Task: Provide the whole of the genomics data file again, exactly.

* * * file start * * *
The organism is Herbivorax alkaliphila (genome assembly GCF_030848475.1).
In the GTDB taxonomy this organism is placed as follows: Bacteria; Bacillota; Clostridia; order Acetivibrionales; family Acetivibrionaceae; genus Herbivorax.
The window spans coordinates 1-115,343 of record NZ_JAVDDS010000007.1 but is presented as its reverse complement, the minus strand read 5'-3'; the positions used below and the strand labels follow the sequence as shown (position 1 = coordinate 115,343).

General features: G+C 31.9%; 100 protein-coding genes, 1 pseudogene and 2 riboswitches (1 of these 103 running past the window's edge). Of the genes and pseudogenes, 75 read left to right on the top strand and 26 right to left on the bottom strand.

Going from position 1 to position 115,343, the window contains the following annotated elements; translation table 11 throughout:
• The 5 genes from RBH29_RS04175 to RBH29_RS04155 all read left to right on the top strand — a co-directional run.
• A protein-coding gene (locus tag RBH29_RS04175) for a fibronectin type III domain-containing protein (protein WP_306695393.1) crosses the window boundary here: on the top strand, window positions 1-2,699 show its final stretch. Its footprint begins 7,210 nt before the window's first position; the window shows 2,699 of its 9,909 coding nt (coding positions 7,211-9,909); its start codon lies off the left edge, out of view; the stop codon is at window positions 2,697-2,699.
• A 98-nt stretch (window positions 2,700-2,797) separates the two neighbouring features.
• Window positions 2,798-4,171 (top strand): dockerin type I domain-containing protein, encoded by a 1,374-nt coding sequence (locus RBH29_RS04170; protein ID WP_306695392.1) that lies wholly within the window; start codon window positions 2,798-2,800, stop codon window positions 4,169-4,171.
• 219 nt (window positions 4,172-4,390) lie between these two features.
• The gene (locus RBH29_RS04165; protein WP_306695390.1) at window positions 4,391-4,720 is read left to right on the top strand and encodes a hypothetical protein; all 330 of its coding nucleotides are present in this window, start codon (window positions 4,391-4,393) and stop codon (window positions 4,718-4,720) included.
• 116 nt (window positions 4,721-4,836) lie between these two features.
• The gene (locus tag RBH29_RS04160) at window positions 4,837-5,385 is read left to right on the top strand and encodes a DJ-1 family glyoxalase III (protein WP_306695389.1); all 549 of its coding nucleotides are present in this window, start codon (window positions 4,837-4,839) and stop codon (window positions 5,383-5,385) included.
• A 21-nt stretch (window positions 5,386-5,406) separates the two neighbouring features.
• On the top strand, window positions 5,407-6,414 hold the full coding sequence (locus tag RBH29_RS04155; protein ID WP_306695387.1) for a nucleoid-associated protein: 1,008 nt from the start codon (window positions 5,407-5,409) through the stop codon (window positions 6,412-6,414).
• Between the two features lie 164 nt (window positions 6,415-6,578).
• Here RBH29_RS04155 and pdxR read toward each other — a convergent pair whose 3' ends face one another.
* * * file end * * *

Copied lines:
The organism is Herbivorax alkaliphila (genome assembly GCF_030848475.1).
In the GTDB taxonomy this organism is placed as follows: Bacteria; Bacillota; Clostridia; order Acetivibrionales; family Acetivibrionaceae; genus Herbivorax.
The window spans coordinates 1-115,343 of record NZ_JAVDDS010000007.1 but is presented as its reverse complement, the minus strand read 5'-3'; the positions used below and the strand labels follow the sequence as shown (position 1 = coordinate 115,343).

General features: G+C 31.9%; 100 protein-coding genes, 1 pseudogene and 2 riboswitches (1 of these 103 running past the window's edge). Of the genes and pseudogenes, 75 read left to right on the top strand and 26 right to left on the bottom strand.

Going from position 1 to position 115,343, the window contains the following annotated elements; translation table 11 throughout:
• The 5 genes from RBH29_RS04175 to RBH29_RS04155 all read left to right on the top strand — a co-directional run.
• A protein-coding gene (locus tag RBH29_RS04175) for a fibronectin type III domain-containing protein (protein WP_306695393.1) crosses the window boundary here: on the top strand, window positions 1-2,699 show its final stretch. Its footprint begins 7,210 nt before the window's first position; the window shows 2,699 of its 9,909 coding nt (coding positions 7,211-9,909); its start codon lies off the left edge, out of view; the stop codon is at window positions 2,697-2,699.
• A 98-nt stretch (window positions 2,700-2,797) separates the two neighbouring features.
• Window positions 2,798-4,171 (top strand): dockerin type I domain-containing protein, encoded by a 1,374-nt coding sequence (locus RBH29_RS04170; protein ID WP_306695392.1) that lies wholly within the window; start codon window positions 2,798-2,800, stop codon window positions 4,169-4,171.
• 219 nt (window positions 4,172-4,390) lie between these two features.
• The gene (locus RBH29_RS04165; protein WP_306695390.1) at window positions 4,391-4,720 is read left to right on the top strand and encodes a hypothetical protein; all 330 of its coding nucleotides are present in this window, start codon (window positions 4,391-4,393) and stop codon (window positions 4,718-4,720) included.
• 116 nt (window positions 4,721-4,836) lie between these two features.
• The gene (locus tag RBH29_RS04160) at window positions 4,837-5,385 is read left to right on the top strand and encodes a DJ-1 family glyoxalase III (protein WP_306695389.1); all 549 of its coding nucleotides are present in this window, start codon (window positions 4,837-4,839) and stop codon (window positions 5,383-5,385) included.
• A 21-nt stretch (window positions 5,386-5,406) separates the two neighbouring features.
• On the top strand, window positions 5,407-6,414 hold the full coding sequence (locus tag RBH29_RS04155; protein ID WP_306695387.1) for a nucleoid-associated protein: 1,008 nt from the start codon (window positions 5,407-5,409) through the stop codon (window positions 6,412-6,414).
• Between the two features lie 164 nt (window positions 6,415-6,578).
• Here RBH29_RS04155 and pdxR read toward each other — a convergent pair whose 3' ends face one another.